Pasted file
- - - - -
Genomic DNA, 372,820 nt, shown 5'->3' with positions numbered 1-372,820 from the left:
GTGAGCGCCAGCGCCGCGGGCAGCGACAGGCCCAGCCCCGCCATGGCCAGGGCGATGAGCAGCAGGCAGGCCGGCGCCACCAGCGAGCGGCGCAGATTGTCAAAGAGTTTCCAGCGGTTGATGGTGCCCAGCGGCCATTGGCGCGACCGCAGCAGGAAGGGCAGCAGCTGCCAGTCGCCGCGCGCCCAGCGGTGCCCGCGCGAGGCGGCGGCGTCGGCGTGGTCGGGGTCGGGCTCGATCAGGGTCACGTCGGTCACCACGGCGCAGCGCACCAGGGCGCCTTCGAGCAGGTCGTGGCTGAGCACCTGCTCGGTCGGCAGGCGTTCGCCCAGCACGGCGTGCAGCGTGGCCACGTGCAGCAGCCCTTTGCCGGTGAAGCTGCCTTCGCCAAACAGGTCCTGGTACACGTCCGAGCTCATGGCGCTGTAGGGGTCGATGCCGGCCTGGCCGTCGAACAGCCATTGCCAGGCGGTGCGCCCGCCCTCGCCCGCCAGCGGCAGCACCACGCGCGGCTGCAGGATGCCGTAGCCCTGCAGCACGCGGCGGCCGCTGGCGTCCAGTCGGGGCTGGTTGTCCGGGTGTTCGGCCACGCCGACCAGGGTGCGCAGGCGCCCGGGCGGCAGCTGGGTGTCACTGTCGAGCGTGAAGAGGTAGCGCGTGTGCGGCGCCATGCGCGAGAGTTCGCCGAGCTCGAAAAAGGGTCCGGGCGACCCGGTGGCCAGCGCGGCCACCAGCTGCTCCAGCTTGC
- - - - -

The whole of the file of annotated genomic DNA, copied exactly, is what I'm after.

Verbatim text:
Genomic DNA, 372,820 nt, shown 5'->3' with positions numbered 1-372,820 from the left:
GTGAGCGCCAGCGCCGCGGGCAGCGACAGGCCCAGCCCCGCCATGGCCAGGGCGATGAGCAGCAGGCAGGCCGGCGCCACCAGCGAGCGGCGCAGATTGTCAAAGAGTTTCCAGCGGTTGATGGTGCCCAGCGGCCATTGGCGCGACCGCAGCAGGAAGGGCAGCAGCTGCCAGTCGCCGCGCGCCCAGCGGTGCCCGCGCGAGGCGGCGGCGTCGGCGTGGTCGGGGTCGGGCTCGATCAGGGTCACGTCGGTCACCACGGCGCAGCGCACCAGGGCGCCTTCGAGCAGGTCGTGGCTGAGCACCTGCTCGGTCGGCAGGCGTTCGCCCAGCACGGCGTGCAGCGTGGCCACGTGCAGCAGCCCTTTGCCGGTGAAGCTGCCTTCGCCAAACAGGTCCTGGTACACGTCCGAGCTCATGGCGCTGTAGGGGTCGATGCCGGCCTGGCCGTCGAACAGCCATTGCCAGGCGGTGCGCCCGCCCTCGCCCGCCAGCGGCAGCACCACGCGCGGCTGCAGGATGCCGTAGCCCTGCAGCACGCGGCGGCCGCTGGCGTCCAGTCGGGGCTGGTTGTCCGGGTGTTCGGCCACGCCGACCAGGGTGCGCAGGCGCCCGGGCGGCAGCTGGGTGTCACTGTCGAGCGTGAAGAGGTAGCGCGTGTGCGGCGCCATGCGCGAGAGTTCGCCGAGCTCGAAAAAGGGTCCGGGCGACCCGGTGGCCAGCGCGGCCACCAGCTGCTCCAGCTTGC